Rangers chain rare whale

POST Newspapers - - Letters To The Post -

Ned­lands rangers used an ex­ca­va­tor to drag the car­cass of a beaked whale off Swan­bourne beach on its way to the WA Mu­seum on Wed­nes­day.

The whale washed up on the beach early on Wed­nes­day morn­ing, af­ter beach­ing it­self in South Fre­man­tle the night be­fore.

“Gen­er­ally they only go near shore if they’re com­pro­mised, so we weren’t that sur­prised to see it again,” metropoli­tan ma­rine park co­or­di­na­tor Melissa Evans said.

“We’ve taken a sam­ple of the blub­ber to con­firm what type of beaked whale it is.”

De f e n c e wo r k e r s from Camp­bell Bar­racks used an army truck to move the whale away from their fir­ing range.

Ned­lands coun­cil work­ers later chained it to an ex­ca­va­tor and dragged it off the beach to a wait­ing truck.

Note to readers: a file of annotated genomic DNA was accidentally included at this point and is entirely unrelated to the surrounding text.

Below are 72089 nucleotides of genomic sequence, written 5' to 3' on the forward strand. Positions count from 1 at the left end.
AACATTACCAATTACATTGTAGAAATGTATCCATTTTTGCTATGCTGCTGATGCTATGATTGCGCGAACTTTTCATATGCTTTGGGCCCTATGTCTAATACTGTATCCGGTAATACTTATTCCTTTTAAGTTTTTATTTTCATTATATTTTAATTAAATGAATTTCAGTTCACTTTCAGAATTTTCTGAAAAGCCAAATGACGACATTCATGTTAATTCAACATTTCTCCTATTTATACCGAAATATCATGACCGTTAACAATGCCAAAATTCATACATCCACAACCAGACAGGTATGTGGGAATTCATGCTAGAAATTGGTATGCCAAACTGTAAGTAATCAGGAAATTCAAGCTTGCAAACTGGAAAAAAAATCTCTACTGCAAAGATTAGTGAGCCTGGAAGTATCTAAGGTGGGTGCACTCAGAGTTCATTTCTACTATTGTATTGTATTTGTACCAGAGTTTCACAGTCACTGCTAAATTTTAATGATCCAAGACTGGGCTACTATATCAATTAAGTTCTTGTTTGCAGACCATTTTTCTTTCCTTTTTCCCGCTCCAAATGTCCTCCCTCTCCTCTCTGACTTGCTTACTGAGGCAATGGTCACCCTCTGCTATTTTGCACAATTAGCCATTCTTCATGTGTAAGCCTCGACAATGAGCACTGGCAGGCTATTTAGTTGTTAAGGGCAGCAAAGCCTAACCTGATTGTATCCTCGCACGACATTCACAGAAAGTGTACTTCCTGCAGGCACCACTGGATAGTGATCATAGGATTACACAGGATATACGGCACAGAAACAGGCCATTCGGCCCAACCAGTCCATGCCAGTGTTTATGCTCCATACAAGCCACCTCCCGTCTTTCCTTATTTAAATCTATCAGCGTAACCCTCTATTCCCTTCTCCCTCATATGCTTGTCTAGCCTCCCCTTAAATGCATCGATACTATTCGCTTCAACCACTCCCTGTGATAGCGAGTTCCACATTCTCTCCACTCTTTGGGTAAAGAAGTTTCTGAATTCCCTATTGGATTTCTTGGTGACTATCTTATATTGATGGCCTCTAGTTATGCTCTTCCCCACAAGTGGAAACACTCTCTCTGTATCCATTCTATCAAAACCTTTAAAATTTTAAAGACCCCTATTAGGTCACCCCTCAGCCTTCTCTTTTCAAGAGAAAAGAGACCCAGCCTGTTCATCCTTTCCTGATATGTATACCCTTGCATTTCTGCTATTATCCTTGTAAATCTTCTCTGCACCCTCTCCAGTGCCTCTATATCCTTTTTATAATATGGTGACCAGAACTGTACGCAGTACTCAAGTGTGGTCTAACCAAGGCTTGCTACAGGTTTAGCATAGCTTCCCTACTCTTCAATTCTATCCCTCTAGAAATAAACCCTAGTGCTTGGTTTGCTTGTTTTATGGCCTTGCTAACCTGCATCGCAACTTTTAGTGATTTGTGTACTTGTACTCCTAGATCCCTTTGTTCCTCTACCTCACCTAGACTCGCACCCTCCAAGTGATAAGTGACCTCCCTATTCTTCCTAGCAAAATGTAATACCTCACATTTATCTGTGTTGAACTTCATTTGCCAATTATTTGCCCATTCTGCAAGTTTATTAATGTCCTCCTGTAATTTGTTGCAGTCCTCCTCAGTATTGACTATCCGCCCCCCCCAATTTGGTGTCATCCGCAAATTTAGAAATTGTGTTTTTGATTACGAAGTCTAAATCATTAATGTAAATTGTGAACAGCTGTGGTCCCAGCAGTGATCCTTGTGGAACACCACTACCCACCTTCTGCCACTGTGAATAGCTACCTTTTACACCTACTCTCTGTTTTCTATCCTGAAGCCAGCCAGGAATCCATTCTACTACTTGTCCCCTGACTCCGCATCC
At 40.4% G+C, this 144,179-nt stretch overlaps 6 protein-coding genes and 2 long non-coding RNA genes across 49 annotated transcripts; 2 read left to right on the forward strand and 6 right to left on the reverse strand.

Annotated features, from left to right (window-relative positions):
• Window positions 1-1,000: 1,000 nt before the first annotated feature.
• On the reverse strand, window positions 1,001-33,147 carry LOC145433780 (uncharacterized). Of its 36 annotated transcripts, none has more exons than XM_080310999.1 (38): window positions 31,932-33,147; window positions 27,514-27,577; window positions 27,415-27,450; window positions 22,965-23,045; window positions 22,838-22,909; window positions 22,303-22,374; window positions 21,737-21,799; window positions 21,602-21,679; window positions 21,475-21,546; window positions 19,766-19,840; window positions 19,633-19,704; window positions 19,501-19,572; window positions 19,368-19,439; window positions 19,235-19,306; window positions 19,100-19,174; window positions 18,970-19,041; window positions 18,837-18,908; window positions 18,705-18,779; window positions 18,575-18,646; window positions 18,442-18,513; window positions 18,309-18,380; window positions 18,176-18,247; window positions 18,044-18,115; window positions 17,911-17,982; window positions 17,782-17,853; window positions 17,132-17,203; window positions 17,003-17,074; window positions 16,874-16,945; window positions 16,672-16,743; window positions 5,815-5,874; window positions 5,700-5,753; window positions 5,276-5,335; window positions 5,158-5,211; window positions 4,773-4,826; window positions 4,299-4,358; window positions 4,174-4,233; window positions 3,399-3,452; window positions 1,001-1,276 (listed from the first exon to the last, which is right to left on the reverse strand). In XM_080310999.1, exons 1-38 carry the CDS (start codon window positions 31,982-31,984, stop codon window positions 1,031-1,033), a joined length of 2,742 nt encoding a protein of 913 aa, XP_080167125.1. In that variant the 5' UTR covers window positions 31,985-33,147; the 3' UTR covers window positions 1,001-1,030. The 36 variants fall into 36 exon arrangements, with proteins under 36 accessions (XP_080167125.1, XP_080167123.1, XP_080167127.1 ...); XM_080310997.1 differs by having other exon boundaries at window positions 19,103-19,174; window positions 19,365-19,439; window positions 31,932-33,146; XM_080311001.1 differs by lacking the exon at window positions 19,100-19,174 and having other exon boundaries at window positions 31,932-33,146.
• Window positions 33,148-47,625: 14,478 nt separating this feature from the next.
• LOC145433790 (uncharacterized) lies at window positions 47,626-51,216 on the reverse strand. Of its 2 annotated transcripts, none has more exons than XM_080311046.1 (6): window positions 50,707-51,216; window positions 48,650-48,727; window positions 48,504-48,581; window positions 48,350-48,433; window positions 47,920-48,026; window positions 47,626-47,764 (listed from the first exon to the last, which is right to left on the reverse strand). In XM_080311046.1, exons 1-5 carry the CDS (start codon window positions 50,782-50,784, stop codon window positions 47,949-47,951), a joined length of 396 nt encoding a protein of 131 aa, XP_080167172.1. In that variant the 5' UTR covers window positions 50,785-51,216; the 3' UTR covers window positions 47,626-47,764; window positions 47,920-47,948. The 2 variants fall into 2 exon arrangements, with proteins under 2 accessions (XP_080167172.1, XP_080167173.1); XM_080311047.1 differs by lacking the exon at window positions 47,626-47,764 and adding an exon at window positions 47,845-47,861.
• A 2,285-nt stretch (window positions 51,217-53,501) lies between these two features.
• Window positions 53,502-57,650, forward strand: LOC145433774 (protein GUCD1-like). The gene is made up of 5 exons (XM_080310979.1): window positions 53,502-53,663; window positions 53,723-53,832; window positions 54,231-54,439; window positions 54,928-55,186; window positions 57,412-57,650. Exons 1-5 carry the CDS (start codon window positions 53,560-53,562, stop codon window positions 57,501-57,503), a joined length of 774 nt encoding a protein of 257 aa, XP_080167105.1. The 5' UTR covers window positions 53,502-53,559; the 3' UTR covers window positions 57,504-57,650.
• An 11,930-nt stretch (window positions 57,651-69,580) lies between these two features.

Mur­doch Uni­ver­sity re­searcher Nahiid Stephens was on the scene, and took a blub­ber sam­ple to test for con­tam­i­nants.

She said the whale was a male that she be­lieved to be an adult.

“They’re a very rare … deep wa­ter species about which very lit­tle is known,” Dr Stephens said. “It was in good con­di­tion. “The mu­seum is re­tain­ing its skele­ton.

“We may have the op­por­tu­nity to look at its gas­troin­testi­nal con­tents.”

Dr Stephens said beaked whales fed by suck­ing in wa­ter, and it was pos­si­ble the whale had in­gested plas­tic.

“It’s some­thing we have to look for,” she said.

Cam­bridge CEO John Giorgi said his coun­cil’s rangers kept a close eye on neigh­bour­ing south City Beach in case the whale calf at­tracted any sharks, but the beach re­mained open.

Photo: Bil­lie Fair­clough

Mur­doch Uni­ver­sity re­searcher Nahiid Stephens took a blub­ber sam­ple from the rare beaked whale.

An ex­ca­va­tor was used to movethe whale from the beach.

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